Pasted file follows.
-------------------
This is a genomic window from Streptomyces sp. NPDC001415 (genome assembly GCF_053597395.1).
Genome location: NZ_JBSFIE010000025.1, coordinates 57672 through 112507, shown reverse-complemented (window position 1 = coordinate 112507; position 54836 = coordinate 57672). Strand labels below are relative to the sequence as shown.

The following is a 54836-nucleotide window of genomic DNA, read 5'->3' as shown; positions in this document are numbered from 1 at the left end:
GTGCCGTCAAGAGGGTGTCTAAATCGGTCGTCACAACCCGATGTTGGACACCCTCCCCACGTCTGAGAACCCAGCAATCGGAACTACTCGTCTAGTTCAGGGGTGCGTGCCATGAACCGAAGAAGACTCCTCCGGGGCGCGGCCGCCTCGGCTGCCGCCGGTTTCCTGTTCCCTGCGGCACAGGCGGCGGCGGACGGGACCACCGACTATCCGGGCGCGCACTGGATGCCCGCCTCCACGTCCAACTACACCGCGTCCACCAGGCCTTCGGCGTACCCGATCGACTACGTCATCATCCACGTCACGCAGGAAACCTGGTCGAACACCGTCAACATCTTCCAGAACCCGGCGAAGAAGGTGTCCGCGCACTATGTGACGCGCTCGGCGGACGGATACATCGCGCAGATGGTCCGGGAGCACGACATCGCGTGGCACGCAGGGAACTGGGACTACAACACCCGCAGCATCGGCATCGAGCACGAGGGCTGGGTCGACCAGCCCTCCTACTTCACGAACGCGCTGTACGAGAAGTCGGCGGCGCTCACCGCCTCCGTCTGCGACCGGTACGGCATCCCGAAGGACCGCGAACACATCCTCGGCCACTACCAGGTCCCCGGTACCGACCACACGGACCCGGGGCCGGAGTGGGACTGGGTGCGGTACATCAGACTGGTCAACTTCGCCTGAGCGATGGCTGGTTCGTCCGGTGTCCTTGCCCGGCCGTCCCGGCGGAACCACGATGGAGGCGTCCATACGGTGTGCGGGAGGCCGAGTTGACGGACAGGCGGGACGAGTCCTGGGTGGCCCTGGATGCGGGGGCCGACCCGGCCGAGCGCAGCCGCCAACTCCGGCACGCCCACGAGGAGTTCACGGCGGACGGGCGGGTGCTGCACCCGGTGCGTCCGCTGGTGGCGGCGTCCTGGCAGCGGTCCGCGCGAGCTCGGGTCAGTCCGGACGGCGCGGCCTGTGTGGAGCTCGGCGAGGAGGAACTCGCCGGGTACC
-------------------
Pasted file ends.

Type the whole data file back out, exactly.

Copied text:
This is a genomic window from Streptomyces sp. NPDC001415 (genome assembly GCF_053597395.1).
Genome location: NZ_JBSFIE010000025.1, coordinates 57672 through 112507, shown reverse-complemented (window position 1 = coordinate 112507; position 54836 = coordinate 57672). Strand labels below are relative to the sequence as shown.

The following is a 54836-nucleotide window of genomic DNA, read 5'->3' as shown; positions in this document are numbered from 1 at the left end:
GTGCCGTCAAGAGGGTGTCTAAATCGGTCGTCACAACCCGATGTTGGACACCCTCCCCACGTCTGAGAACCCAGCAATCGGAACTACTCGTCTAGTTCAGGGGTGCGTGCCATGAACCGAAGAAGACTCCTCCGGGGCGCGGCCGCCTCGGCTGCCGCCGGTTTCCTGTTCCCTGCGGCACAGGCGGCGGCGGACGGGACCACCGACTATCCGGGCGCGCACTGGATGCCCGCCTCCACGTCCAACTACACCGCGTCCACCAGGCCTTCGGCGTACCCGATCGACTACGTCATCATCCACGTCACGCAGGAAACCTGGTCGAACACCGTCAACATCTTCCAGAACCCGGCGAAGAAGGTGTCCGCGCACTATGTGACGCGCTCGGCGGACGGATACATCGCGCAGATGGTCCGGGAGCACGACATCGCGTGGCACGCAGGGAACTGGGACTACAACACCCGCAGCATCGGCATCGAGCACGAGGGCTGGGTCGACCAGCCCTCCTACTTCACGAACGCGCTGTACGAGAAGTCGGCGGCGCTCACCGCCTCCGTCTGCGACCGGTACGGCATCCCGAAGGACCGCGAACACATCCTCGGCCACTACCAGGTCCCCGGTACCGACCACACGGACCCGGGGCCGGAGTGGGACTGGGTGCGGTACATCAGACTGGTCAACTTCGCCTGAGCGATGGCTGGTTCGTCCGGTGTCCTTGCCCGGCCGTCCCGGCGGAACCACGATGGAGGCGTCCATACGGTGTGCGGGAGGCCGAGTTGACGGACAGGCGGGACGAGTCCTGGGTGGCCCTGGATGCGGGGGCCGACCCGGCCGAGCGCAGCCGCCAACTCCGGCACGCCCACGAGGAGTTCACGGCGGACGGGCGGGTGCTGCACCCGGTGCGTCCGCTGGTGGCGGCGTCCTGGCAGCGGTCCGCGCGAGCTCGGGTCAGTCCGGACGGCGCGGCCTGTGTGGAGCTCGGCGAGGAGGAACTCGCCGGGTACC